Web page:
During this time, the influence of the church collapsed in the country.

A 2011 poll found that only 27% of Irish Catholics had a favorable view of the church, and around half of Catholics attended church regularly. By the time the 2020 pandemic hit, regular attendance had fallen to 27%.

The average age of Irish priests is 70, Mr McGarry said, and there are not enough men entering the priesthood to lead all the existing churches in the country. Several congregations that pledged 350 million euros to compensate victims in 2009 remain around 230 million euros short of their target.

“Catholicism as we knew it is in deep trouble in Ireland,” Mr McGarry said.

In Canada, as in Ireland, no apology will dig up the church, he said.

“The pattern is similar in our two countries and in other countries where apologies have been issued,” he said. “There are excuses, abject excuses, and then the church more or less wants to park and move on. But you can’t park it. The problem keeps coming back. »

In Canada, the pope still has a chance to prove the apology is genuine, say Indigenous advocates and many Catholic parishioners.

Shortly after the pope’s apology on Monday, Cindy Blackstock, executive director of the First Nations Child and Family Caring Society of Canada, released an eight-point to-do list for the pope. This includes publicly rescinding a 1493 papal edict that gave rise to European claims of sovereignty in the Americas, handing over relevant residential school records, repatriating property and remains taken from Indigenous peoples, and ensuring that the Church pays “meaningful reparations” to victims.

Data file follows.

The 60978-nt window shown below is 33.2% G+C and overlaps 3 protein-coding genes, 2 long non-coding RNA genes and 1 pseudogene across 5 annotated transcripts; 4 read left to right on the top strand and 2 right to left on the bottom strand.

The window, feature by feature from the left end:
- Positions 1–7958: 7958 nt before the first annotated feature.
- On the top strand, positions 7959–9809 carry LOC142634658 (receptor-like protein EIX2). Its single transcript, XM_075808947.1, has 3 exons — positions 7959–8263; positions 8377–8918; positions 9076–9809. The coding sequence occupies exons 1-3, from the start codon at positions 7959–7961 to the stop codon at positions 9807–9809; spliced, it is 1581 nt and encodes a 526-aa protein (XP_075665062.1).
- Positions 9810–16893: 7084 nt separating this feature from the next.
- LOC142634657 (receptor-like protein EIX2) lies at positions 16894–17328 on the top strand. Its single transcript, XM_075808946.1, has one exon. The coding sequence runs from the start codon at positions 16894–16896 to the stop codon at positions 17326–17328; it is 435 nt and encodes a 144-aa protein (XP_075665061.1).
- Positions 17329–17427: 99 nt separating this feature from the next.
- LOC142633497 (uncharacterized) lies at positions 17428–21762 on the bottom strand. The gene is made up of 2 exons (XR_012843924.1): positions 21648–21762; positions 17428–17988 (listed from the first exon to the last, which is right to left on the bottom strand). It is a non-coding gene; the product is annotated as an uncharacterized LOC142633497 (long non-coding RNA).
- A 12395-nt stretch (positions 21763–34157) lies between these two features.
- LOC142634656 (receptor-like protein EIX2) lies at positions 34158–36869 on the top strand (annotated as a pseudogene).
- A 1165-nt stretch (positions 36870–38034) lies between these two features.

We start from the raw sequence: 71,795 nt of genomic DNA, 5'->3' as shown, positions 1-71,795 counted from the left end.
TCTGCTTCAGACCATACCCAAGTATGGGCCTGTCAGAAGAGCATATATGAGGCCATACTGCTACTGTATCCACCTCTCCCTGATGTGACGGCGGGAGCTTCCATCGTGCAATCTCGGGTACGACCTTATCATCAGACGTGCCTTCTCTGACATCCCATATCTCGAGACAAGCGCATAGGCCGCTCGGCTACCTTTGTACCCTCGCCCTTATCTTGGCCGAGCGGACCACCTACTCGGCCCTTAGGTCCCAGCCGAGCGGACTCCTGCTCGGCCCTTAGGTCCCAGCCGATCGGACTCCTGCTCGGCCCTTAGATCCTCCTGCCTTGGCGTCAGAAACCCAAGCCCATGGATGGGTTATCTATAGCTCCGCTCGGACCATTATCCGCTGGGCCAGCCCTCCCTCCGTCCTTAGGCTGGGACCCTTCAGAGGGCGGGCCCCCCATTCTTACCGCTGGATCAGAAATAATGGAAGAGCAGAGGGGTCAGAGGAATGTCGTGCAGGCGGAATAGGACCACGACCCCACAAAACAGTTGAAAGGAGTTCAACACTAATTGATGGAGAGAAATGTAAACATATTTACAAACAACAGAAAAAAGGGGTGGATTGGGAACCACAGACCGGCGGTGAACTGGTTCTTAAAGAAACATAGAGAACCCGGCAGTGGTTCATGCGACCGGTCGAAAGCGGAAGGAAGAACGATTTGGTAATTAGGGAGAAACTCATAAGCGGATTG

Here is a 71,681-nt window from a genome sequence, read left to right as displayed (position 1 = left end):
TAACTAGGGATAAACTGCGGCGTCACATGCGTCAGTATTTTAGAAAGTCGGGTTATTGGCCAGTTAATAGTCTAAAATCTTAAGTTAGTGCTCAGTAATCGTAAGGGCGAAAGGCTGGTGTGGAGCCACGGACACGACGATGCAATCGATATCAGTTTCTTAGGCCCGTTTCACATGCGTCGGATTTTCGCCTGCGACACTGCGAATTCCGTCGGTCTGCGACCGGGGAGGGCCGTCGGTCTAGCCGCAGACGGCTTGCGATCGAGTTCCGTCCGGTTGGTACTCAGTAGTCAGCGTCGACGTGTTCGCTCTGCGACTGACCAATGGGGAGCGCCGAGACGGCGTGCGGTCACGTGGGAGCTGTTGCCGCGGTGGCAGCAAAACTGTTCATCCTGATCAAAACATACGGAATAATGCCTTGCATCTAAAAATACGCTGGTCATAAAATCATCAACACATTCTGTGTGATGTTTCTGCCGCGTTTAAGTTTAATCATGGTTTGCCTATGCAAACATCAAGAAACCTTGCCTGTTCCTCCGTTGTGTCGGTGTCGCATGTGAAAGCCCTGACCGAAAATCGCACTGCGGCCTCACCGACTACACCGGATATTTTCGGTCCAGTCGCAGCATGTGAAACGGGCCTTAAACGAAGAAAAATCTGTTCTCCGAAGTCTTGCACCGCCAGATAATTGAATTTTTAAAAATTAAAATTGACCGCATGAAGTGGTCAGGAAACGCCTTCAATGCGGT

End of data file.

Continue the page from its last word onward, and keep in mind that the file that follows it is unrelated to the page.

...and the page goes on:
“If these things don’t happen, I think there’s a danger that the apology will just be empty words,” said Annie Selak, a Catholic theologian at Georgetown University who has studied the papal apology.

Rennie Nahanee, a Catholic deacon and Squamish Nation elder, attended the Pope’s mass at Commonwealth Stadium and even shook hands with the pontiff. He would add another request to the to-do list: encourage Indigenous language and culture in the Church, a way to decolonize an institution whose members once punished Indigenous children for speaking their native language in residential schools. “The Vatican could start celebrating indigenous language and culture,” he said. “He needs to be more flexible.”

And he has faith that Pope Francis is up to the task. The pontiff made an effort to dissolve the clergy’s hold on power and give more control to the people in the pews through a consultative process called synodalism. “The church needs to know that they are not above us and we are not above them,” Mr. Nahanee said. “We are equal.”

In Ireland, Mr McGarry says the old centralized model of Catholicism is dying and that synodalism offers the possibility of a revival. The process has already shown that Irish parishioners overwhelmingly want women to be ordained priests, greater membership for LGBTQ people and support for marginalized groups. “Such is the state of the church in Ireland today,” he said, “that people want to sweep it all away and get back to the essence of Christianity.”